In Memphis and the Superflood of 1937: High Water Blues, librarian Patrick O’Daniel has written a compact volume detailing of one of the worst floods in American history. In early 1937, the Ohio and Mississippi valleys were deluged with rain and snow, creating a disaster so far beyond anyone’s previous experience that the rules of flood control and disaster response had to be rewritten in the aftermath.
By the late 1930s, Memphis prided itself on being a new Southern city, full of industry and culture. The city had suffered several large floods—most recently in 1927—and had a system of levees in place to control what was thought to be a worst-case inundation. But in the first month of 1937, record rainfall across the middle of the country produced a rolling wave of water that washed down the Ohio and Mississippi rivers, displacing hundreds of thousands of people. Tens of thousands headed for Memphis, where city officials, led behind the scenes by political boss Edward Crump, did their best to help. Soon, every element of the city, from prisoners to the mayor, was engaged in preparing for the worst. They knew the flood was headed toward them. As O’Daniel writes, “The stunned officials could hardly believe what they heard. The flood stage would exceed the flood of 1927 by 9.5 feet, far more than what any levee could withstand.”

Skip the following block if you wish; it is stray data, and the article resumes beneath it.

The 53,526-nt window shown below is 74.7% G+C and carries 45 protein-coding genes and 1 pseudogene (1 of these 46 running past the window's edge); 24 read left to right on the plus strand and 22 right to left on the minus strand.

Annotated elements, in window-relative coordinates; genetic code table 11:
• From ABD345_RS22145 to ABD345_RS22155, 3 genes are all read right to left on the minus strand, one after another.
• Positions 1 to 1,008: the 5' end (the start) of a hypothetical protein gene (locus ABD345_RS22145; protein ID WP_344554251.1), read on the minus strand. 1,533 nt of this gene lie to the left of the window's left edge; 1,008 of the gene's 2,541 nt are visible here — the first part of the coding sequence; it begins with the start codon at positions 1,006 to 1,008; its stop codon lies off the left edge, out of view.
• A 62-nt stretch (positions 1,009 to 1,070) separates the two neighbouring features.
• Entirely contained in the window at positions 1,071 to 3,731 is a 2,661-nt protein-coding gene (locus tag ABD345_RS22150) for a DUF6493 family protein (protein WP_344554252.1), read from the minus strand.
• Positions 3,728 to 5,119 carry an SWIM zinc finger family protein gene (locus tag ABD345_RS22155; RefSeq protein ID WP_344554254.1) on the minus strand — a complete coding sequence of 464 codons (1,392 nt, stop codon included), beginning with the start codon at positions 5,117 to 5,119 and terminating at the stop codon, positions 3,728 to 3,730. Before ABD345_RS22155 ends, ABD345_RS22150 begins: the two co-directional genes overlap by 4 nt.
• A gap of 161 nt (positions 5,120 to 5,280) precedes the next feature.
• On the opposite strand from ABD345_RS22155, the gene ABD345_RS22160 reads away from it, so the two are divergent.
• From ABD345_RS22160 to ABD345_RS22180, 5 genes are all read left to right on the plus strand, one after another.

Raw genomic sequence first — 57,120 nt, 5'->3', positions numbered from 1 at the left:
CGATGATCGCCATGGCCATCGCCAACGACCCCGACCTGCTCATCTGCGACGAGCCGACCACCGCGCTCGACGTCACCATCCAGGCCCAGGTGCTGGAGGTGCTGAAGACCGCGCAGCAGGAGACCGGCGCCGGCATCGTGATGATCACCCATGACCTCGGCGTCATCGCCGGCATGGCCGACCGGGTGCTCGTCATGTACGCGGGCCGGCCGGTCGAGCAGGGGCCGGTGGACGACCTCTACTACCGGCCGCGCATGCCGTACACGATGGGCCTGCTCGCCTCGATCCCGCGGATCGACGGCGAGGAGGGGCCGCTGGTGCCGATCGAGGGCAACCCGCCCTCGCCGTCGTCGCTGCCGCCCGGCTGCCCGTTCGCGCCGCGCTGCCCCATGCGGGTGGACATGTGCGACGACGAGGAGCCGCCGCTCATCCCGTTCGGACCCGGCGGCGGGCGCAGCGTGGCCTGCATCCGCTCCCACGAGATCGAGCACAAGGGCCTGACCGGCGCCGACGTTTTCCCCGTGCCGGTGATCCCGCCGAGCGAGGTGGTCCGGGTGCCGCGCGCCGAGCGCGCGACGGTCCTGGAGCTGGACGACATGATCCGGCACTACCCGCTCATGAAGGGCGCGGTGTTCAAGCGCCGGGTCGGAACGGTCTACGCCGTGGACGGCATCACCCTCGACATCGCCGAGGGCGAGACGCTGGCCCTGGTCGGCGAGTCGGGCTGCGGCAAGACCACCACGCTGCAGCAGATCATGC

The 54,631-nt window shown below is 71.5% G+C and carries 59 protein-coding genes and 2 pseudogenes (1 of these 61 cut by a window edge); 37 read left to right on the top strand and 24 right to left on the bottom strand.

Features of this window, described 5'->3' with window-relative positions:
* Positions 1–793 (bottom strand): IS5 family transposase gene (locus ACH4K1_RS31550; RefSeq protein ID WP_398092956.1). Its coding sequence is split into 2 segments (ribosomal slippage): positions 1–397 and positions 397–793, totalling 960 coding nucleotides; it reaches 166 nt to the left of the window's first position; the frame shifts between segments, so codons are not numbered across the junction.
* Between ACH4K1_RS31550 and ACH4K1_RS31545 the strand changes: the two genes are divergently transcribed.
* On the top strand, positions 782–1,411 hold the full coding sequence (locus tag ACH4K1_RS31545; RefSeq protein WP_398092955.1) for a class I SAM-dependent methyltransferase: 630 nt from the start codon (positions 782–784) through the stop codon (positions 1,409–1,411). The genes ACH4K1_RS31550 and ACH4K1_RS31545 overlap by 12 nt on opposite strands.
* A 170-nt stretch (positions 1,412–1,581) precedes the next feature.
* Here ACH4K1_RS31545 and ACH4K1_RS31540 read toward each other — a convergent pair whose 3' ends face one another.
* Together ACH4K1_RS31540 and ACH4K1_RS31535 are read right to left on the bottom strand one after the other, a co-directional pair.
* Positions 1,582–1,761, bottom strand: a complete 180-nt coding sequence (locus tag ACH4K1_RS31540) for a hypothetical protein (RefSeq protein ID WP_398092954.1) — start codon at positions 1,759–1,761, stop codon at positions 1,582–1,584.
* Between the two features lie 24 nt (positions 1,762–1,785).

When it crested in February, the Mississippi River was over three miles wide at Memphis, but thanks to cooperation among federal, state, and local officials and volunteers from every walk of life, catastrophe was avoided. To be sure, there were serious problems, and some inexcusable behavior—including the shanghaiing of black Memphians to work the levees at pay rates much lower than their white counterparts—but O’Daniel notes that the response prevented large outbreaks of disease or loss of life and provided record numbers of refugees with food and shelter. Indeed, it’s impossible not to wonder how today’s bureaucracy would perform in a similar situation.
The disaster affected the nation’s politics, economy, and culture—even a young Johnny Cash was inspired by its magnitude—and put Memphis at the center of the action. “The events of 1937,” notes O’Daniel, “not only mark a turning point in flood control but also illustrate the importance of Memphis regionally and nationally.” Though sometimes lost against the backdrop of the Great Depression and World War II, the superflood of 1937 carries lessons no less important to residents of today’s mid-South.
Patrick O’Daniel will discuss the story at Davis-Kidd Booksellers in Memphis on October 16 at 1 p.m.